Fire OS 5, which is based on Android 5.0 "Lollipop", uses an updated interface. The home screen now features a traditional application grid and pages for content types as opposed to the previous carousel interface. It also introduces "On Deck", a function which automatically moves content out of offline storage to maintain storage space for new content, the speed reading tool "Word Runner", and screen color filters. Parental controls were enhanced with a new web browser for FreeTime mode featuring a curated selection of content appropriate for children, as well as "Activity Center" for monitoring usage by children.[22][23][24] Fire OS 5 removes support for device encryption; an Amazon spokesperson stated that encryption was an enterprise-oriented feature that was underused. However, in March 2016, after the removal was publicized and criticized in the wake of the FBI–Apple encryption dispute, Amazon announced that it would be restoring the feature in a future patch.[25][26]

Fire OS devices are exclusively tied to Amazon's software and content ecosystems; they do not offer the Google Play Store or come pre-installed with any other of Google's proprietary apps or APIs, such as Google Maps or Google Cloud Messaging. Fire OS does provide proprietary alternatives to Google's platforms; for example, in lieu of Google Maps, Fire OS offers Here Maps (now Here WeGo) with a clone of Google Maps API 1.0. As Fire OS is intentionally designed to be incompatible with Google's official Android compatibility standards, Fire OS devices do not include Google's proprietary software or use the Android trademarks.[3] However, as with other Android devices, third-party apps can still be sideloaded via APK files, although full compatibility is not guaranteed if the app depends on Google services.[27]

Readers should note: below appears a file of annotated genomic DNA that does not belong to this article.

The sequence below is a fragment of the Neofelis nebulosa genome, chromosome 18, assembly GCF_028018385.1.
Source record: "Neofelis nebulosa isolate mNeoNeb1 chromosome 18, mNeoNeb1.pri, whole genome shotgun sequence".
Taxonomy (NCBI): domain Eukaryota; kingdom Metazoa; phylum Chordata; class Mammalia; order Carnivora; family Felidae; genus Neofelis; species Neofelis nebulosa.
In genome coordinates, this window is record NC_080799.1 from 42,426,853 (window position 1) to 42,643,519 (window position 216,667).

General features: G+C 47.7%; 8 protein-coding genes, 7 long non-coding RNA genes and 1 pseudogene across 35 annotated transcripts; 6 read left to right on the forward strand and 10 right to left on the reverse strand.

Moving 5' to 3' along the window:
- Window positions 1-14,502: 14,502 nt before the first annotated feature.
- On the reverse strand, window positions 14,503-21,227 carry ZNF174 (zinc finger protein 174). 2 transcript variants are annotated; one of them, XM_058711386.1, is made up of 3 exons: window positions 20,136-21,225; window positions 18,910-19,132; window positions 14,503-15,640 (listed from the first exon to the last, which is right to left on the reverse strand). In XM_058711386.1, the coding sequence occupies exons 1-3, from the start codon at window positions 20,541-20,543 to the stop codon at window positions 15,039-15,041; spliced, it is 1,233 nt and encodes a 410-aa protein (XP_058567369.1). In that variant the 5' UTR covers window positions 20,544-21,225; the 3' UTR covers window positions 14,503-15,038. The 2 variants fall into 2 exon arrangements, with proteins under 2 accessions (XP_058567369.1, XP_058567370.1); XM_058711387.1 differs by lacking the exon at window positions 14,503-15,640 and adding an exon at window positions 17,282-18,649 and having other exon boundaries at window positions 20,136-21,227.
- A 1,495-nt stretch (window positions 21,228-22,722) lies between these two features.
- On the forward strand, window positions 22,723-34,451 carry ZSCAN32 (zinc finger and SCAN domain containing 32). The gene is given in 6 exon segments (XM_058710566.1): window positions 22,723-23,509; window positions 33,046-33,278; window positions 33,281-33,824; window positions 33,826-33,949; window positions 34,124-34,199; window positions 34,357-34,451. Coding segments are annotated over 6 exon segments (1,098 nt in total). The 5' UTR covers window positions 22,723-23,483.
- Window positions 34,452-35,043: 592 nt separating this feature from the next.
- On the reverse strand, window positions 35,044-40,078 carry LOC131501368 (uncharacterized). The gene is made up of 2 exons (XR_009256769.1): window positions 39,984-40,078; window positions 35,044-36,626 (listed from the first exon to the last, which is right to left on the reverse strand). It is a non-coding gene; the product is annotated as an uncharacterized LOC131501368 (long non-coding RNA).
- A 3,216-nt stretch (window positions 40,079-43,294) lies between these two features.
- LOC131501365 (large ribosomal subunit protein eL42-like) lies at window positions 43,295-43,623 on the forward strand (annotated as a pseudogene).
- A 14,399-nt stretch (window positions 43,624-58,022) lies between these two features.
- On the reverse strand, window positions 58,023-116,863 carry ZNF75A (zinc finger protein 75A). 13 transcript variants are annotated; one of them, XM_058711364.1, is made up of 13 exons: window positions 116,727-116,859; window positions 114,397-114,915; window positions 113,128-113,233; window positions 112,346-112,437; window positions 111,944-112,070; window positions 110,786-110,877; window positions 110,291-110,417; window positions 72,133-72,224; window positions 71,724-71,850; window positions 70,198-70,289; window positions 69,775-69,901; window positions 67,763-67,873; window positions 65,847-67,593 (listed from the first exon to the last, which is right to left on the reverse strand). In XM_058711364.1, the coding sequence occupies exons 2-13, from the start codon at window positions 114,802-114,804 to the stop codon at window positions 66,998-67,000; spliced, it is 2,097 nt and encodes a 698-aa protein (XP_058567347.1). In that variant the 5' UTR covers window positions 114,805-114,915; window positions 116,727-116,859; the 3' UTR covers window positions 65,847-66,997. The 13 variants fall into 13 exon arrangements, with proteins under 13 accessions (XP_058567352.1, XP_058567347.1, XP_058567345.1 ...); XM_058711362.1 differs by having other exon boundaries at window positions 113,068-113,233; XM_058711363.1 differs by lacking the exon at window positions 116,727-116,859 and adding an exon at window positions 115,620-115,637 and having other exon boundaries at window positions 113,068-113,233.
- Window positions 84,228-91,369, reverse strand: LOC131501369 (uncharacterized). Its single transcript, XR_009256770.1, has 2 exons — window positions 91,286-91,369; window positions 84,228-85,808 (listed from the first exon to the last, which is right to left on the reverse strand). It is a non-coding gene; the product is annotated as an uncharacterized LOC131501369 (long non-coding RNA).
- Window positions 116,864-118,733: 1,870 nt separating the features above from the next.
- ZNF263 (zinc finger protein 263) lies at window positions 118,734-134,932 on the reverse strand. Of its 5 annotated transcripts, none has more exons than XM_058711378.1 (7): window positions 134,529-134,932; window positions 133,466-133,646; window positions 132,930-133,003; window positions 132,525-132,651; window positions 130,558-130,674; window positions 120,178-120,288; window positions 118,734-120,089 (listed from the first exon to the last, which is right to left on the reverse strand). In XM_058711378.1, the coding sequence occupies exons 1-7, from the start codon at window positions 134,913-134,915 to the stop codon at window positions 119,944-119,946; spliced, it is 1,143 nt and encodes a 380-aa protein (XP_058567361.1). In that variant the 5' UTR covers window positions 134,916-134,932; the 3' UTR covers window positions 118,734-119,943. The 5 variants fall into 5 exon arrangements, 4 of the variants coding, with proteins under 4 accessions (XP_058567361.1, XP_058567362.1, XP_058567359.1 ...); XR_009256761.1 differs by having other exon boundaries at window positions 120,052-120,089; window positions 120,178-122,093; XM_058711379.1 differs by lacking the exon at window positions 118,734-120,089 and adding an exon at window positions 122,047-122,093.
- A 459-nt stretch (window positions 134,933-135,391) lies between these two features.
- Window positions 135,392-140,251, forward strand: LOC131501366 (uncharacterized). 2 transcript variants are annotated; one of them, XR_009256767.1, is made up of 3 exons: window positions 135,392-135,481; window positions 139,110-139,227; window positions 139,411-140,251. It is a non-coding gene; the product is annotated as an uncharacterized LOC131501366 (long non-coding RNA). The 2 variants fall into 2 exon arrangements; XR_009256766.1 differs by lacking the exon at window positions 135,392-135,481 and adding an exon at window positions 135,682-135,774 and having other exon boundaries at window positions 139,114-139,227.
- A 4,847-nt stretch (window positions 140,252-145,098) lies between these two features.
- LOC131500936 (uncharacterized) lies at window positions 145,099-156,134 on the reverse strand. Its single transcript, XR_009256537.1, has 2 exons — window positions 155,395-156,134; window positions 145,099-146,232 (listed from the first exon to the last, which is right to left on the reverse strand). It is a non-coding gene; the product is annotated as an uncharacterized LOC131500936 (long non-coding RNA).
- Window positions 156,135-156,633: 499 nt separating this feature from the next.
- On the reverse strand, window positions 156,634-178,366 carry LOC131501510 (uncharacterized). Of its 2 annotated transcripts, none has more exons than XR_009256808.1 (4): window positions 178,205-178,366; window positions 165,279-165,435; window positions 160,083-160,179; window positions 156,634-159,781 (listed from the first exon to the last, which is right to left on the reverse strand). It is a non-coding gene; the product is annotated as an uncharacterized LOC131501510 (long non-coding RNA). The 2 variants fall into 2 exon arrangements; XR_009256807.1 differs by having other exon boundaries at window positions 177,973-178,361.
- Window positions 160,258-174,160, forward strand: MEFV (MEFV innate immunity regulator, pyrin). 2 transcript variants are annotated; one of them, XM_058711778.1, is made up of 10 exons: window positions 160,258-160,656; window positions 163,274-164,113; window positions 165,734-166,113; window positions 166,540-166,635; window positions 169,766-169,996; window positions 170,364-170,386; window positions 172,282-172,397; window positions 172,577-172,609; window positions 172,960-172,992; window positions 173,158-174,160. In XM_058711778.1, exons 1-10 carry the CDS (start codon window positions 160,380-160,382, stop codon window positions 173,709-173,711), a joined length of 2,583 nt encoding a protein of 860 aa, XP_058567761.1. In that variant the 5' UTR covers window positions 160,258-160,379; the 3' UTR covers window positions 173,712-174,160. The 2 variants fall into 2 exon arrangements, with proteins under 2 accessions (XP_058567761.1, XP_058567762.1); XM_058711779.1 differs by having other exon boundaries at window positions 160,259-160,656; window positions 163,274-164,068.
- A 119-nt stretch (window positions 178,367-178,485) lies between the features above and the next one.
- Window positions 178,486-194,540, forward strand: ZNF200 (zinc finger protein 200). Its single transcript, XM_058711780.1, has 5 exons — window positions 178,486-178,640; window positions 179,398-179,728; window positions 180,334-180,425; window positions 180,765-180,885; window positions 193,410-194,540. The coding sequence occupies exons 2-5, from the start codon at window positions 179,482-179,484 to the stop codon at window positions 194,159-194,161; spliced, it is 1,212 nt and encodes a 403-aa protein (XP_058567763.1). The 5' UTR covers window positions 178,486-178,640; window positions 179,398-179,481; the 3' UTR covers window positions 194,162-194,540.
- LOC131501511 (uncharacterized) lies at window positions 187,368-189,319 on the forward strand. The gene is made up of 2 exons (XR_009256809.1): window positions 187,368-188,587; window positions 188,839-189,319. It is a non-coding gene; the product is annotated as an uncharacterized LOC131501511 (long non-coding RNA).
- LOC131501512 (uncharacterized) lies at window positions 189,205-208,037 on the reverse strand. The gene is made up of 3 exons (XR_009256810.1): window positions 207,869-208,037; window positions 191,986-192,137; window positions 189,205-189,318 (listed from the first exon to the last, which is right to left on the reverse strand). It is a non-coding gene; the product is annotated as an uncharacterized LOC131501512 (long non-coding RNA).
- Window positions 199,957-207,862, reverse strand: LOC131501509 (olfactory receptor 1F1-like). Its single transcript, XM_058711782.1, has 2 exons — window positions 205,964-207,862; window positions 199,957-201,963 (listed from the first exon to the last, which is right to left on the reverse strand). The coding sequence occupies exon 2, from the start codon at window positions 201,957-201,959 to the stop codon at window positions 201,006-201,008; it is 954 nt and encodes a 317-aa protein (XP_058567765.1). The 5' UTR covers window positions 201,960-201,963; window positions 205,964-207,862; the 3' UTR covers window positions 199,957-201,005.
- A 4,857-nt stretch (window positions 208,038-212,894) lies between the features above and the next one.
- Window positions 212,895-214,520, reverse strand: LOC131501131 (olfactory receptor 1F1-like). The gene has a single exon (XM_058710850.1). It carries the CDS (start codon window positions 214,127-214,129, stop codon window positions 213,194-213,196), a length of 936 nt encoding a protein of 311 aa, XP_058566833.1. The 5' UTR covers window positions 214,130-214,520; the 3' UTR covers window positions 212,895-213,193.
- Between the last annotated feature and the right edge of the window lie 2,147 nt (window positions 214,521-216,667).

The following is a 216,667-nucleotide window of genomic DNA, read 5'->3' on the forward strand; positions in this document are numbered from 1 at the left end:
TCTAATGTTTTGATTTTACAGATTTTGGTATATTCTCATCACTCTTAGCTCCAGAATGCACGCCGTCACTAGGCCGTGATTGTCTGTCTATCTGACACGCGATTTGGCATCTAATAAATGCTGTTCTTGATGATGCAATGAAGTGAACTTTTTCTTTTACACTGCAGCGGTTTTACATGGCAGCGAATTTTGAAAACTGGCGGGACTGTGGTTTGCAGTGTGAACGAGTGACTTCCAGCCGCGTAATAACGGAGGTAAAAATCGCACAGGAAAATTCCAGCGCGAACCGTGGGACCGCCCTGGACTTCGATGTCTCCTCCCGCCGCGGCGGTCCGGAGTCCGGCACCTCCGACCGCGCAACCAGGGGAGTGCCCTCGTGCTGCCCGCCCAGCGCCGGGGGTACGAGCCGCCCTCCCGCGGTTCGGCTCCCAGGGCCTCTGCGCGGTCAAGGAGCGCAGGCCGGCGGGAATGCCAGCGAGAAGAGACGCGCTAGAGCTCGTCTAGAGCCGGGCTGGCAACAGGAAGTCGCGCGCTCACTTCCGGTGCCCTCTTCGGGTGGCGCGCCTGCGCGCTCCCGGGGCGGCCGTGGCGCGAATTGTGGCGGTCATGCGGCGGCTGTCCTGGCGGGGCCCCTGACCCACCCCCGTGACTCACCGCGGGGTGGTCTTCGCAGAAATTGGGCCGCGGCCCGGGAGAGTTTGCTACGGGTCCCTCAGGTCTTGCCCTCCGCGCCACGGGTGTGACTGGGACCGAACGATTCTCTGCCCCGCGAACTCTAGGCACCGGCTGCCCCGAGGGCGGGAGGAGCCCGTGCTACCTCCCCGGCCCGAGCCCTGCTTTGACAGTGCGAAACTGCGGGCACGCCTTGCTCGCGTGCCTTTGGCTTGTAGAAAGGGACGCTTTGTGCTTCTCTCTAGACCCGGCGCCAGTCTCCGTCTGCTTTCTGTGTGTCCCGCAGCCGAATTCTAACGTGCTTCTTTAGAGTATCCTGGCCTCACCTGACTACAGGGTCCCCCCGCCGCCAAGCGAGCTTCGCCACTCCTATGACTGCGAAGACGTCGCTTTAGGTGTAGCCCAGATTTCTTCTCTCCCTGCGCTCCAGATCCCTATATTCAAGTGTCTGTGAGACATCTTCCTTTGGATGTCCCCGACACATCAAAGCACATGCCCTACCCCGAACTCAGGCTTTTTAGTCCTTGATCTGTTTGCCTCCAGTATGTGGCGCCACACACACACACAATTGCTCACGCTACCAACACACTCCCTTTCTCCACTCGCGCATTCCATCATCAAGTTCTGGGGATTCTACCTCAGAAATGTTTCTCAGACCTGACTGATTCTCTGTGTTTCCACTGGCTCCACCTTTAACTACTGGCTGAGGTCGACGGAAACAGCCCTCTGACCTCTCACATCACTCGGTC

Members of the Open Handset Alliance (which include the majority of Android OEMs) are contractually forbidden to produce Android devices based on forks of the OS, therefore Kindle Fire tablets are manufactured by Quanta Computer, which is not an OHA member.[3]

List of Fire OS versions

The releases are chronologically sorted and categorized based on the underlying version of their Android codebase.

Android 2.3 Gingerbread
6.3.2 longer movie rentals, Amazon cloud synchronization
6.3.4 latest version for Kindle Fire (2011)
Android 4.0 Ice Cream Sandwich
7.5.1 latest version for Kindle Fire HD 7" (2012)
8.5.1 latest version for Kindle Fire HD 8.9" (2012)
10.5.1 latest version for Kindle Fire (2012)
Android 4.1 Jelly Bean
3.2.8 rollback point for Fire HDX (2013)
3.5.0 introduces support for Fire Phone; Android 4.2.2 codebase
3.5.1 Fire Phone maintenance version
Android 4.4 KitKat
4.1.1 latest version for tablets released in 2013 Fire Phone latest version for the Fire Phone
Android 5.1.1 Lollipop
5.0 (Bellini)[28] introduction of Fire TV
5.1.4 Fire TV devices August 2016 November 2016 December 2016 March 2017 June 2017 August 2017 – November 2017, only for Fire HD 10 (2017) with hands-free Alexa November 2017 January 2018 March 2018 July 2018, latest version for all tablets released 2014 and later (Hands-Free Alexa For Fire 7 & HD 8 (2017) only) April 2018, latest version for first and second generation Fire TV devices
Android 7.1 Nougat October 2017, released on third generation Fire TV December 2017[30] May 2018[31]

List of Fire OS devices

See also